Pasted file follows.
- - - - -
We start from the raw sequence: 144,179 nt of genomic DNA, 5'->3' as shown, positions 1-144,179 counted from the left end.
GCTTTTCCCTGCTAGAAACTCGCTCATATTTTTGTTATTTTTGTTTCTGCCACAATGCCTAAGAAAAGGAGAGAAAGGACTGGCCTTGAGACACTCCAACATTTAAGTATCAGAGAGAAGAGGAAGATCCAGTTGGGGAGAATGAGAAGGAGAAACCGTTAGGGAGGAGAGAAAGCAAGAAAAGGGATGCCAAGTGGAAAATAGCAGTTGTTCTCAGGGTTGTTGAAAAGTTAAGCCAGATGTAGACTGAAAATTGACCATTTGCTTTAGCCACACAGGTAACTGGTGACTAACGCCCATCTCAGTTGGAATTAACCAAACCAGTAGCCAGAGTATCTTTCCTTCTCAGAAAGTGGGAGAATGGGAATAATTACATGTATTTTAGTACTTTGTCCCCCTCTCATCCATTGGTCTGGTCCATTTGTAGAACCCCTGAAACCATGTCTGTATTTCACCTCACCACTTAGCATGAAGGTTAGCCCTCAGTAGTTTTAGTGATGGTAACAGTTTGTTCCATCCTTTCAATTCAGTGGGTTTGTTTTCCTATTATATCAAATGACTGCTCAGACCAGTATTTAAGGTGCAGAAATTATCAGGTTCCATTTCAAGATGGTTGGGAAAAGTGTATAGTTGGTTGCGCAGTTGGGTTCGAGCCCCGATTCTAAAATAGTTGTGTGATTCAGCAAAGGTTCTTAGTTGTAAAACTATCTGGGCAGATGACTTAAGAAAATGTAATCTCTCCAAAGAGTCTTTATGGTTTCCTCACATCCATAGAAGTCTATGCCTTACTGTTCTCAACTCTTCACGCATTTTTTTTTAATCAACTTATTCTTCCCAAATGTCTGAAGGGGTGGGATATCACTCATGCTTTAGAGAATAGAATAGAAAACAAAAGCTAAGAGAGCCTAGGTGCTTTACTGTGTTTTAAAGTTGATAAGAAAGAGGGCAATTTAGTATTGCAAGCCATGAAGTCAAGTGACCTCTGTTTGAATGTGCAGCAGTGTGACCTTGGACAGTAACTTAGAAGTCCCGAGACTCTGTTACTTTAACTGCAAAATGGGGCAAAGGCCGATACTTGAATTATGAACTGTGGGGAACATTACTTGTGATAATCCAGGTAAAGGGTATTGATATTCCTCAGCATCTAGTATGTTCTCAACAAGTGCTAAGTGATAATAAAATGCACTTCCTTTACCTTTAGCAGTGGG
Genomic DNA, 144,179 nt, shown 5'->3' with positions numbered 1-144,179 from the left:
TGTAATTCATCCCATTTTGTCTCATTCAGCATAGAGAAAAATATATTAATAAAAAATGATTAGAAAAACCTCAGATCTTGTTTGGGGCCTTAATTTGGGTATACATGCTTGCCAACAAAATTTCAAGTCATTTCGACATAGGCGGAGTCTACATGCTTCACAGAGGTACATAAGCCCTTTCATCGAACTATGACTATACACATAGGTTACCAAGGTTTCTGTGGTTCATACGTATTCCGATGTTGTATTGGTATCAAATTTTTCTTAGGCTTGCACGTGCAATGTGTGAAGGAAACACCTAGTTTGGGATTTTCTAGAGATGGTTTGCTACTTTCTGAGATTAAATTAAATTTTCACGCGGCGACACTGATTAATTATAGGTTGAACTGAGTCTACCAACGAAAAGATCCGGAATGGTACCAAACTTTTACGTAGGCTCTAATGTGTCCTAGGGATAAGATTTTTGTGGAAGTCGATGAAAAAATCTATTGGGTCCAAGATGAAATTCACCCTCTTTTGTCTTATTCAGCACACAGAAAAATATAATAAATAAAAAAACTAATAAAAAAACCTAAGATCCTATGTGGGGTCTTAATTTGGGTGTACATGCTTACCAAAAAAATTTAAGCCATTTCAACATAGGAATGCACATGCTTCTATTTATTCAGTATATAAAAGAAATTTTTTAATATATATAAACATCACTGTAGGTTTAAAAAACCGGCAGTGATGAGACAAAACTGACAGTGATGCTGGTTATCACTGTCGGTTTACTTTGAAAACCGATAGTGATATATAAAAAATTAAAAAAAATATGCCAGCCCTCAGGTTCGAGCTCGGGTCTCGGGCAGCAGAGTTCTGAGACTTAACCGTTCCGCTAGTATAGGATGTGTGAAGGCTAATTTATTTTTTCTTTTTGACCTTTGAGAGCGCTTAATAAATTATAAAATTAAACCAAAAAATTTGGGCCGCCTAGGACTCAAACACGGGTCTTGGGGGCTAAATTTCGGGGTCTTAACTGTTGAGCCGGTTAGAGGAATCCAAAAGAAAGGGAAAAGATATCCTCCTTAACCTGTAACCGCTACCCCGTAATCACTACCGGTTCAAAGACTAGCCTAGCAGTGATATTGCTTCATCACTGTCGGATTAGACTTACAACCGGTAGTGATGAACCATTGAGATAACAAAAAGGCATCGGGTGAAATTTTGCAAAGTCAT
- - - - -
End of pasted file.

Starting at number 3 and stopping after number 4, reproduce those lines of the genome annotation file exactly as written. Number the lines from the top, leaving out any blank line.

Genomic DNA, 144,179 nt, shown 5'->3' with positions numbered 1-144,179 from the left:
TGTAATTCATCCCATTTTGTCTCATTCAGCATAGAGAAAAATATATTAATAAAAAATGATTAGAAAAACCTCAGATCTTGTTTGGGGCCTTAATTTGGGTATACATGCTTGCCAACAAAATTTCAAGTCATTTCGACATAGGCGGAGTCTACATGCTTCACAGAGGTACATAAGCCCTTTCATCGAACTATGACTATACACATAGGTTACCAAGGTTTCTGTGGTTCATACGTATTCCGATGTTGTATTGGTATCAAATTTTTCTTAGGCTTGCACGTGCAATGTGTGAAGGAAACACCTAGTTTGGGATTTTCTAGAGATGGTTTGCTACTTTCTGAGATTAAATTAAATTTTCACGCGGCGACACTGATTAATTATAGGTTGAACTGAGTCTACCAACGAAAAGATCCGGAATGGTACCAAACTTTTACGTAGGCTCTAATGTGTCCTAGGGATAAGATTTTTGTGGAAGTCGATGAAAAAATCTATTGGGTCCAAGATGAAATTCACCCTCTTTTGTCTTATTCAGCACACAGAAAAATATAATAAATAAAAAAACTAATAAAAAAACCTAAGATCCTATGTGGGGTCTTAATTTGGGTGTACATGCTTACCAAAAAAATTTAAGCCATTTCAACATAGGAATGCACATGCTTCTATTTATTCAGTATATAAAAGAAATTTTTTAATATATATAAACATCACTGTAGGTTTAAAAAACCGGCAGTGATGAGACAAAACTGACAGTGATGCTGGTTATCACTGTCGGTTTACTTTGAAAACCGATAGTGATATATAAAAAATTAAAAAAAATATGCCAGCCCTCAGGTTCGAGCTCGGGTCTCGGGCAGCAGAGTTCTGAGACTTAACCGTTCCGCTAGTATAGGATGTGTGAAGGCTAATTTATTTTTTCTTTTTGACCTTTGAGAGCGCTTAATAAATTATAAAATTAAACCAAAAAATTTGGGCCGCCTAGGACTCAAACACGGGTCTTGGGGGCTAAATTTCGGGGTCTTAACTGTTGAGCCGGTTAGAGGAATCCAAAAGAAAGGGAAAAGATATCCTCCTTAACCTGTAACCGCTACCCCGTAATCACTACCGGTTCAAAGACTAGCCTAGCAGTGATATTGCTTCATCACTGTCGGATTAGACTTACAACCGGTAGTGATGAACCATTGAGATAACAAAAAGGCATCGGGTGAAATTTTGCAAAGTCAT